Rectitude noun [ Latin rectitudo , from rectus right, straight: confer French rectitude . See Right .]
1. Straightness. [ R.] Johnson.

2. Rightness of principle or practice; exact conformity to truth, or to the rules prescribed for moral conduct, either by divine or human laws; uprightness of mind; uprightness; integrity; honesty; justice.

3. Right judgment. [ R.] Sir G. C. Lewis.

Syn. -- See Justice .

Recto noun [ Abbrev. from Late Latin breve de recto . See Right .] (Law) A writ of right.

Recto noun [ Confer French recto .] (Print.) The right-hand page; -- opposed to verso .

Recto- (r?k"t?*). A combining form indicating connection with , or relation to , the rectum ; as, recto -vesical.

Recto-uterine adjective (Anat.) Of or pertaining to both the rectum and the uterus.

Recto-vesical adjective (Anat.) Of or pertaining to both the rectum and the bladder.

Rector noun [ Latin , from regere , rectum , to lead straight, to rule: confer French recteur . See Regiment , Right .]


1. A ruler or governor. [ R.]

God is the supreme rector of the world.
Sir M. Hale.

2. (a) (Ch. of Eng.) A clergyman who has the charge and cure of a parish, and has the tithes, etc.; the clergyman of a parish where the tithes are not impropriate. See the Note under Vicar. Blackstone. (b) (Prot. Epis. Ch.) A clergyman in charge of a parish.

3. The head master of a public school. [ Scot.]

4. The chief elective officer of some universities, as in France and Scotland; sometimes, the head of a college; as, the Rector of Exeter College, or of Lincoln College, at Oxford.

5. (R.C.CH.) The superior officer or chief of a convent or religious house; and among the Jesuits the superior of a house that is a seminary or college.

Rectoral (- a l) adjective [ CF. French rectoral .] Pertaining to a rector or governor.

Rectorate noun [ Late Latin rectoratus : confer French rectorat .] The office, rank, or station of a rector; rectorship.

Rectoress noun
1. A governess; a rectrix. Drayton.

2. The wife of a rector. Thackeray.

Rectorial adjective Pertaining to a rector or a rectory; rectoral. Shipley.

Rectorship noun
1. Government; guidance. [ Obsolete] "The rectorship of judgment." Shak.

2. The office or rank of a rector; rectorate.

Rectory noun ; plural Rectories (-r...z). [ Confer Old French rectorie or rectorerie , Late Latin rectoria .]
1. The province of a rector; a parish church, parsonage, or spiritual living, with all its rights, tithes, and glebes.

2. A rector's mansion; a parsonage house.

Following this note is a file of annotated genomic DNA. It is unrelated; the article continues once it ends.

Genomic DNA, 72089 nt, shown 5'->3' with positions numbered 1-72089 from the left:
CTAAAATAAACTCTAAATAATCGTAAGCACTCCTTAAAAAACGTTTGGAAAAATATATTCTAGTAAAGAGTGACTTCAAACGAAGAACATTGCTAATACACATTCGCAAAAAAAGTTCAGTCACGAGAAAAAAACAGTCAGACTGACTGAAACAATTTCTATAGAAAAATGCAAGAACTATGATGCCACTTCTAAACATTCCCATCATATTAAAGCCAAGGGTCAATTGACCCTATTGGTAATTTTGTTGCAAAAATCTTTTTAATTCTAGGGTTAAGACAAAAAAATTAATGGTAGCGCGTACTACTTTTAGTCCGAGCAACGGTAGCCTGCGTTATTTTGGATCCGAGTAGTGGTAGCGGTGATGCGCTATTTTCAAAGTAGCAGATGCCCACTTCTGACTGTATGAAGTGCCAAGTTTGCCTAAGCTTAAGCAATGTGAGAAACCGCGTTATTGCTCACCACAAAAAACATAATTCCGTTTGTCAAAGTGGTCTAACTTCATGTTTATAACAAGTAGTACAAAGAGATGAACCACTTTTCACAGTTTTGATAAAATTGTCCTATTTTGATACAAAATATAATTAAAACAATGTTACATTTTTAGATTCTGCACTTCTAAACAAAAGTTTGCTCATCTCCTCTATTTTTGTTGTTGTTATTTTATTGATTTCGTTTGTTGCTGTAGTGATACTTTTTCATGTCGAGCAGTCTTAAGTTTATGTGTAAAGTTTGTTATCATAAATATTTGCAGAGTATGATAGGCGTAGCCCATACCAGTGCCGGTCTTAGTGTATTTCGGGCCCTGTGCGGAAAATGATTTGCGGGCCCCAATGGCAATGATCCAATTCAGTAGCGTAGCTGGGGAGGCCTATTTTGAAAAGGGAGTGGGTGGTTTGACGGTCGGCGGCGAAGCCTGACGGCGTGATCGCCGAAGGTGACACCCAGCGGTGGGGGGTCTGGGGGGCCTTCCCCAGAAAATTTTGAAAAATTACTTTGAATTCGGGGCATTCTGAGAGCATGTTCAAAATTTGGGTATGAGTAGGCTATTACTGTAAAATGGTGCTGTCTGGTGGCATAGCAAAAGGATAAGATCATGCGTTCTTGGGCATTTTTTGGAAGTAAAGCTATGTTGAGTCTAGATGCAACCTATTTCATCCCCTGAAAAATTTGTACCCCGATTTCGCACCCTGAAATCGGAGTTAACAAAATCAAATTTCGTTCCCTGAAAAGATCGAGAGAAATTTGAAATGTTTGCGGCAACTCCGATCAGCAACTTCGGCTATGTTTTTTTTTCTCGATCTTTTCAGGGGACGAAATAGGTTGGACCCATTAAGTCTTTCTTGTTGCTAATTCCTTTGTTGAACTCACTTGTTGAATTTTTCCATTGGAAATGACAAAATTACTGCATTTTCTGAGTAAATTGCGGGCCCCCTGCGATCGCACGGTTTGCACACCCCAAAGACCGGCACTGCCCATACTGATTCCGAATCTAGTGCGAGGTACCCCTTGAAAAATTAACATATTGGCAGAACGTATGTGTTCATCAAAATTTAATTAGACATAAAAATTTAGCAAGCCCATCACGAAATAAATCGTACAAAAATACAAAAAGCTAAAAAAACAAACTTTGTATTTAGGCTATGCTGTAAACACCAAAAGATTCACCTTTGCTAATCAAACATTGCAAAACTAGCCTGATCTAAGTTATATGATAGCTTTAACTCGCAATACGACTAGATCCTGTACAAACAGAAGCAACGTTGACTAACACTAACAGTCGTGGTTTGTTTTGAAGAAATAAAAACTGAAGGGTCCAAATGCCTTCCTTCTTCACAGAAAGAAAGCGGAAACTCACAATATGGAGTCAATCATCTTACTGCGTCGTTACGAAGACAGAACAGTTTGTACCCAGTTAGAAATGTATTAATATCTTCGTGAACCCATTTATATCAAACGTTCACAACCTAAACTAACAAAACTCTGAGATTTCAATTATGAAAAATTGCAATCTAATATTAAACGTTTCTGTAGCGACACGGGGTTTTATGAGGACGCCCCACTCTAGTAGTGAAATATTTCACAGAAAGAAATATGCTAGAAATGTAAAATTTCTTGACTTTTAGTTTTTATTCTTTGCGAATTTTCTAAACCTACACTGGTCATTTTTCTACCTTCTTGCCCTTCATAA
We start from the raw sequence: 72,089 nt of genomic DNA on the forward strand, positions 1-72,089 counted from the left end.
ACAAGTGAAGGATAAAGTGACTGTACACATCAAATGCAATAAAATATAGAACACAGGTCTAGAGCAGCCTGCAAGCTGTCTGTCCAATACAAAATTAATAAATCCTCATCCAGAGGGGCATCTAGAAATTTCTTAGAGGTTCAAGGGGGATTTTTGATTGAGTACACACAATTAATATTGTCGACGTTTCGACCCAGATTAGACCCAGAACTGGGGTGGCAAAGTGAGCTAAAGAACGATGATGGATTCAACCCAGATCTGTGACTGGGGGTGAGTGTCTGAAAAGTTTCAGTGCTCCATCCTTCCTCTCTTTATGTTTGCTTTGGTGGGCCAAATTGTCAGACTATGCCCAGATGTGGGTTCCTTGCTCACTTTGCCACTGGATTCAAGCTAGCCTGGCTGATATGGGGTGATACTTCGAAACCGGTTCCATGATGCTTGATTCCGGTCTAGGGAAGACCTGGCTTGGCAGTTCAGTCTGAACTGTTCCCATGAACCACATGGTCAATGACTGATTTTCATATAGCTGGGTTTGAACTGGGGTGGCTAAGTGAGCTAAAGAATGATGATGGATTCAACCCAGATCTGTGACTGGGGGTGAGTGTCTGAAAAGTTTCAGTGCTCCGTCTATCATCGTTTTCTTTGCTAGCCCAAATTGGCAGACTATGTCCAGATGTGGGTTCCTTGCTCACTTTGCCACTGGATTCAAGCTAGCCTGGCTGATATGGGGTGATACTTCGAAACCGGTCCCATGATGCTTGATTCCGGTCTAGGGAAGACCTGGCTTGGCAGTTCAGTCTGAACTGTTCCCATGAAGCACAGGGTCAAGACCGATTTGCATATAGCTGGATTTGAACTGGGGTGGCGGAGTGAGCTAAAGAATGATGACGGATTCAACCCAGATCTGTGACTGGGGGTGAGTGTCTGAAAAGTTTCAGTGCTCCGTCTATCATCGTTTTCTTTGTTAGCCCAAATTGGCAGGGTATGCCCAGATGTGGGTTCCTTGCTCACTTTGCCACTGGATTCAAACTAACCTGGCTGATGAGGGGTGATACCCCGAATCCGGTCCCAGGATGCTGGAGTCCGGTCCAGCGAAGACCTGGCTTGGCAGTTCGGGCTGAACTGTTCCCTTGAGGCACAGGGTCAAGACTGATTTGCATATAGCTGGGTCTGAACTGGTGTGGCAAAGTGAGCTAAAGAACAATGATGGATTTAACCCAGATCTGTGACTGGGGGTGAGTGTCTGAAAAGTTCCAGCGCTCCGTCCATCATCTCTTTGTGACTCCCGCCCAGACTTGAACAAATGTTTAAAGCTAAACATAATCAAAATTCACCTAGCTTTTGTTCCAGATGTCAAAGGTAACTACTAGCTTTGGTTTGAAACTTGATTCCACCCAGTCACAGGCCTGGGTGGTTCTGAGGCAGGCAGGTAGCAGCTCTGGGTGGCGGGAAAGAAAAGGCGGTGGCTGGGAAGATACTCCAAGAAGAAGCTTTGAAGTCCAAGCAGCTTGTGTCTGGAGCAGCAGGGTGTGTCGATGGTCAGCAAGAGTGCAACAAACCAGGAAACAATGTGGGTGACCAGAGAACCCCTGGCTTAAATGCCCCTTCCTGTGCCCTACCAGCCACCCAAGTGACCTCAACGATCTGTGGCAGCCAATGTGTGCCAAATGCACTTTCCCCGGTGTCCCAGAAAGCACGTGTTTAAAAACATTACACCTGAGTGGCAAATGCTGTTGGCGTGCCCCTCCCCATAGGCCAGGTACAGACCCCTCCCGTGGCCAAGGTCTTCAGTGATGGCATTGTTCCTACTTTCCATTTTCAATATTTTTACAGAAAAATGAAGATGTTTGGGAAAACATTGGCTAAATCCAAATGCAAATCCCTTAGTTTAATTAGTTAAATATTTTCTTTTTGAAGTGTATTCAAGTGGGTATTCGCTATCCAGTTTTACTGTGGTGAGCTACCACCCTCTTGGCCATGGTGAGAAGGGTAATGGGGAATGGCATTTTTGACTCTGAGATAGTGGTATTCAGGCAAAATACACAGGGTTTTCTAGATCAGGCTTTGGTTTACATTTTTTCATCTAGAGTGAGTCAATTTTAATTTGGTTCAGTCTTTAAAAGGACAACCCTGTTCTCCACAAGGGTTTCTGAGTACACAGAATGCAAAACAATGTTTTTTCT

Rectovaginal adjective (Anat.) Of or pertaining to both the rectum and the vagina.

Rectress noun A rectoress. B. Jonson.

Rectrix noun ; plural Rectrices (-tr..."s...z). [ Latin , fem. of rector .]
1. A governess; a rectoress.

2. (Zoology) One of the quill feathers of the tail of a bird.

Rectum noun [ New Latin (sc. intestinum ), from Latin rectus straight. See Right .] (Anat.) The terminal part of the large intestine; -- so named because supposed by the old anatomists to be straight. See Illust. under Digestive .

Rectus noun ; plural Recti (-t...). [ New Latin , from Latin regere to keep straight.] (Anat.) A straight muscle; as, the recti of the eye.

Recubation noun [ Latin recubare to lie upon the back.] Recumbence. [ Obsolete] Sir T. Browne.

Recule intransitive verb To recoil. [ Obsolete] Spenser.

Recule noun [ French reculement .] Recoil. [ Obsolete]

Recumb intransitive verb [ Latin recumbere ; prefix re- back + cumbere (in comp.), akin to cubare to lie down.] To lean; to recline; to repose. [ Obsolete] J. Allen (1761).

Recumbence noun The act of leaning, resting, or reclining; the state of being recumbent.

Recumbency noun Recumbence.

Recumbent (-b e t) adjective [ Latin recumbens , -entis , present participle of recumbere . See Recumb , Incumbent .] Leaning; reclining; lying; as, the recumbent posture of the Romans at their meals. Hence, figuratively; Resting; inactive; idle. -- Re*cum"bent*ly , adverb

Recuperable adjective [ Confer F. récup...rable . See Recover .] Recoverable. Sir T. Elyot.

Recuperate intransitive verb [ imperfect &. past participle Recuperated (-?`t?d); present participle & verbal noun Recuperating .] [ Latin recuperatus , past participle of recuperare . See Recover to get again.] To recover health; to regain strength; to convalesce.

Recuperate transitive verb To recover; to regain; as, to recuperate the health or strength.